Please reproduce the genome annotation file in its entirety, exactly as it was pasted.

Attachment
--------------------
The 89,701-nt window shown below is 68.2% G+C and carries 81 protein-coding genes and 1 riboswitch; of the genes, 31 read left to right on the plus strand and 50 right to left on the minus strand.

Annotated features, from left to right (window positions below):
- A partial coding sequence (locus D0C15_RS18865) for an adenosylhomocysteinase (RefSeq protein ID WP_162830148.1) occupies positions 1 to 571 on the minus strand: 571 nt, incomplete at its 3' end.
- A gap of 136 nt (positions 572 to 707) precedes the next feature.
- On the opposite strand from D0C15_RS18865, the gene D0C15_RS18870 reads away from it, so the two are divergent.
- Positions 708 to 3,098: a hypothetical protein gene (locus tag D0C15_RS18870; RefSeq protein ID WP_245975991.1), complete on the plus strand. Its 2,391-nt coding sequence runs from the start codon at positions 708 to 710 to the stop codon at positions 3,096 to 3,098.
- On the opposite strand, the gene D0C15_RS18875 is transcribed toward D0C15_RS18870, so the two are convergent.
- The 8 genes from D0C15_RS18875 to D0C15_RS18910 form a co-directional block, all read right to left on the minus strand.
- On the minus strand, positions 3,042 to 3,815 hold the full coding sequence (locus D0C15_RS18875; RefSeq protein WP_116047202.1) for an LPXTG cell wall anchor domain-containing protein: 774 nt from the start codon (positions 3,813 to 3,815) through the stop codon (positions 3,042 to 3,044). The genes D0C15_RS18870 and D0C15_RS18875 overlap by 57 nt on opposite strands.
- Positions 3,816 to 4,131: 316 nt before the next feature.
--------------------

The 89,701-nt window shown below is 68.2% G+C and carries 81 protein-coding genes and 1 riboswitch; of the genes, 31 read left to right on the plus strand and 50 right to left on the minus strand.

Annotated features, from left to right (window positions below):
- A partial coding sequence (locus D0C15_RS18865) for an adenosylhomocysteinase (RefSeq protein ID WP_162830148.1) occupies positions 1 to 571 on the minus strand: 571 nt, incomplete at its 3' end.
- A gap of 136 nt (positions 572 to 707) precedes the next feature.
- On the opposite strand from D0C15_RS18865, the gene D0C15_RS18870 reads away from it, so the two are divergent.
- Positions 708 to 3,098: a hypothetical protein gene (locus tag D0C15_RS18870; RefSeq protein ID WP_245975991.1), complete on the plus strand. Its 2,391-nt coding sequence runs from the start codon at positions 708 to 710 to the stop codon at positions 3,096 to 3,098.
- On the opposite strand, the gene D0C15_RS18875 is transcribed toward D0C15_RS18870, so the two are convergent.
- The 8 genes from D0C15_RS18875 to D0C15_RS18910 form a co-directional block, all read right to left on the minus strand.
- On the minus strand, positions 3,042 to 3,815 hold the full coding sequence (locus D0C15_RS18875; RefSeq protein WP_116047202.1) for an LPXTG cell wall anchor domain-containing protein: 774 nt from the start codon (positions 3,813 to 3,815) through the stop codon (positions 3,042 to 3,044). The genes D0C15_RS18870 and D0C15_RS18875 overlap by 57 nt on opposite strands.
- Positions 3,816 to 4,131: 316 nt before the next feature.